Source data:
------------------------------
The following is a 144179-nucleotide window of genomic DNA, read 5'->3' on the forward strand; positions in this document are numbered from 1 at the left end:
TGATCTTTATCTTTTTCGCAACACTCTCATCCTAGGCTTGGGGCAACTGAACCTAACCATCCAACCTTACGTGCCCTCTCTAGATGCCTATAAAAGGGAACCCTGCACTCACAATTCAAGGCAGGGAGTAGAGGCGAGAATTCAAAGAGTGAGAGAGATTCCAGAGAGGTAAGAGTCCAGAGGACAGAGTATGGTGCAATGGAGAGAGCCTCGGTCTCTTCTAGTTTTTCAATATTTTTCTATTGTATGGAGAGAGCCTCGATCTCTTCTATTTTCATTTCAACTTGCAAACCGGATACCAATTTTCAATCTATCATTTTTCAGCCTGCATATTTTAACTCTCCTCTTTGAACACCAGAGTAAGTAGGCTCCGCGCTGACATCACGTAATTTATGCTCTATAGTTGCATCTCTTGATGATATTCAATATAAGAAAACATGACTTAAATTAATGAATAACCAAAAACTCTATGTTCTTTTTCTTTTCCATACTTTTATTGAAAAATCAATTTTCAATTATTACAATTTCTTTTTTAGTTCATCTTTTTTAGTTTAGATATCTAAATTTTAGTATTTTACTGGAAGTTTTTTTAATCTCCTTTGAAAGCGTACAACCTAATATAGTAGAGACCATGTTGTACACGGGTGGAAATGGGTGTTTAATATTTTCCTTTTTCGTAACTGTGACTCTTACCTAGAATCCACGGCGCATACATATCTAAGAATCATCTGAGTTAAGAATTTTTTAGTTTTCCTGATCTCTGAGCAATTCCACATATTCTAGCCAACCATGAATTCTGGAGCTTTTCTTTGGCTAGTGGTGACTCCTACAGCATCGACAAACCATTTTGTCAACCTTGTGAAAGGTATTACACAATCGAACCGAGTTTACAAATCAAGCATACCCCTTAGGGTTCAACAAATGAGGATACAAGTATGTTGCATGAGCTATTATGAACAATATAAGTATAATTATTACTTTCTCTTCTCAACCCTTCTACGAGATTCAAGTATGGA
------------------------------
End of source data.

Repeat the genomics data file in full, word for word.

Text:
The following is a 144179-nucleotide window of genomic DNA, read 5'->3' on the forward strand; positions in this document are numbered from 1 at the left end:
TGATCTTTATCTTTTTCGCAACACTCTCATCCTAGGCTTGGGGCAACTGAACCTAACCATCCAACCTTACGTGCCCTCTCTAGATGCCTATAAAAGGGAACCCTGCACTCACAATTCAAGGCAGGGAGTAGAGGCGAGAATTCAAAGAGTGAGAGAGATTCCAGAGAGGTAAGAGTCCAGAGGACAGAGTATGGTGCAATGGAGAGAGCCTCGGTCTCTTCTAGTTTTTCAATATTTTTCTATTGTATGGAGAGAGCCTCGATCTCTTCTATTTTCATTTCAACTTGCAAACCGGATACCAATTTTCAATCTATCATTTTTCAGCCTGCATATTTTAACTCTCCTCTTTGAACACCAGAGTAAGTAGGCTCCGCGCTGACATCACGTAATTTATGCTCTATAGTTGCATCTCTTGATGATATTCAATATAAGAAAACATGACTTAAATTAATGAATAACCAAAAACTCTATGTTCTTTTTCTTTTCCATACTTTTATTGAAAAATCAATTTTCAATTATTACAATTTCTTTTTTAGTTCATCTTTTTTAGTTTAGATATCTAAATTTTAGTATTTTACTGGAAGTTTTTTTAATCTCCTTTGAAAGCGTACAACCTAATATAGTAGAGACCATGTTGTACACGGGTGGAAATGGGTGTTTAATATTTTCCTTTTTCGTAACTGTGACTCTTACCTAGAATCCACGGCGCATACATATCTAAGAATCATCTGAGTTAAGAATTTTTTAGTTTTCCTGATCTCTGAGCAATTCCACATATTCTAGCCAACCATGAATTCTGGAGCTTTTCTTTGGCTAGTGGTGACTCCTACAGCATCGACAAACCATTTTGTCAACCTTGTGAAAGGTATTACACAATCGAACCGAGTTTACAAATCAAGCATACCCCTTAGGGTTCAACAAATGAGGATACAAGTATGTTGCATGAGCTATTATGAACAATATAAGTATAATTATTACTTTCTCTTCTCAACCCTTCTACGAGATTCAAGTATGGA